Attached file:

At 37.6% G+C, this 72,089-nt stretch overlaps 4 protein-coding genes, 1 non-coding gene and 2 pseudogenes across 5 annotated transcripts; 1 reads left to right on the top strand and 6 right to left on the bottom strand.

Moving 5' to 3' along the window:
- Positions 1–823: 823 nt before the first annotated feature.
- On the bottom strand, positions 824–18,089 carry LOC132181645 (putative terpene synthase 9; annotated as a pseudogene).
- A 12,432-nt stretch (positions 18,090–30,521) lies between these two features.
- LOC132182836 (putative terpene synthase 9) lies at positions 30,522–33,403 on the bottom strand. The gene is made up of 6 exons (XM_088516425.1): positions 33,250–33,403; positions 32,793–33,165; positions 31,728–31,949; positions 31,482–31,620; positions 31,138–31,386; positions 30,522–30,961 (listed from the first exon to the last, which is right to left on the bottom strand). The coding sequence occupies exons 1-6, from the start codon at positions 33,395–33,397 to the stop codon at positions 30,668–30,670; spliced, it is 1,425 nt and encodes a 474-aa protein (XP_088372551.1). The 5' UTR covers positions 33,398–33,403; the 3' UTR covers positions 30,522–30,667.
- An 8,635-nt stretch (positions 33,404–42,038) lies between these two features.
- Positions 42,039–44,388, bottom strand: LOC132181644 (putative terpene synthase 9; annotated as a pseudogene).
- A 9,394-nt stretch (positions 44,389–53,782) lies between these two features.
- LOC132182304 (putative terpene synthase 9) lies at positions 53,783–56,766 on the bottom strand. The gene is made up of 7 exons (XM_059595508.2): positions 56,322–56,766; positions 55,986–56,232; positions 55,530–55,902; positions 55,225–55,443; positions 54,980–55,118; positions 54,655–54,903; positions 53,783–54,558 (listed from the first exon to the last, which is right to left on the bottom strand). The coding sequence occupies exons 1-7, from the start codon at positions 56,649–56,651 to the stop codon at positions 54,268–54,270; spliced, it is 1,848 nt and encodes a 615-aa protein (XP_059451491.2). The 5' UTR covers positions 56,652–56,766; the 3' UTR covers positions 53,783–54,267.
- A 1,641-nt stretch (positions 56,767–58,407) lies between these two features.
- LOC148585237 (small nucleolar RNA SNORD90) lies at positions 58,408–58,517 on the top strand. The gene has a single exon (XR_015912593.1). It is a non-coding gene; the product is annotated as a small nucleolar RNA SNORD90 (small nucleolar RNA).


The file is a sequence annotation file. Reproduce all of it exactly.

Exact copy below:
At 37.6% G+C, this 72,089-nt stretch overlaps 4 protein-coding genes, 1 non-coding gene and 2 pseudogenes across 5 annotated transcripts; 1 reads left to right on the top strand and 6 right to left on the bottom strand.

Moving 5' to 3' along the window:
- Positions 1–823: 823 nt before the first annotated feature.
- On the bottom strand, positions 824–18,089 carry LOC132181645 (putative terpene synthase 9; annotated as a pseudogene).
- A 12,432-nt stretch (positions 18,090–30,521) lies between these two features.
- LOC132182836 (putative terpene synthase 9) lies at positions 30,522–33,403 on the bottom strand. The gene is made up of 6 exons (XM_088516425.1): positions 33,250–33,403; positions 32,793–33,165; positions 31,728–31,949; positions 31,482–31,620; positions 31,138–31,386; positions 30,522–30,961 (listed from the first exon to the last, which is right to left on the bottom strand). The coding sequence occupies exons 1-6, from the start codon at positions 33,395–33,397 to the stop codon at positions 30,668–30,670; spliced, it is 1,425 nt and encodes a 474-aa protein (XP_088372551.1). The 5' UTR covers positions 33,398–33,403; the 3' UTR covers positions 30,522–30,667.
- An 8,635-nt stretch (positions 33,404–42,038) lies between these two features.
- Positions 42,039–44,388, bottom strand: LOC132181644 (putative terpene synthase 9; annotated as a pseudogene).
- A 9,394-nt stretch (positions 44,389–53,782) lies between these two features.
- LOC132182304 (putative terpene synthase 9) lies at positions 53,783–56,766 on the bottom strand. The gene is made up of 7 exons (XM_059595508.2): positions 56,322–56,766; positions 55,986–56,232; positions 55,530–55,902; positions 55,225–55,443; positions 54,980–55,118; positions 54,655–54,903; positions 53,783–54,558 (listed from the first exon to the last, which is right to left on the bottom strand). The coding sequence occupies exons 1-7, from the start codon at positions 56,649–56,651 to the stop codon at positions 54,268–54,270; spliced, it is 1,848 nt and encodes a 615-aa protein (XP_059451491.2). The 5' UTR covers positions 56,652–56,766; the 3' UTR covers positions 53,783–54,267.
- A 1,641-nt stretch (positions 56,767–58,407) lies between these two features.
- LOC148585237 (small nucleolar RNA SNORD90) lies at positions 58,408–58,517 on the top strand. The gene has a single exon (XR_015912593.1). It is a non-coding gene; the product is annotated as a small nucleolar RNA SNORD90 (small nucleolar RNA).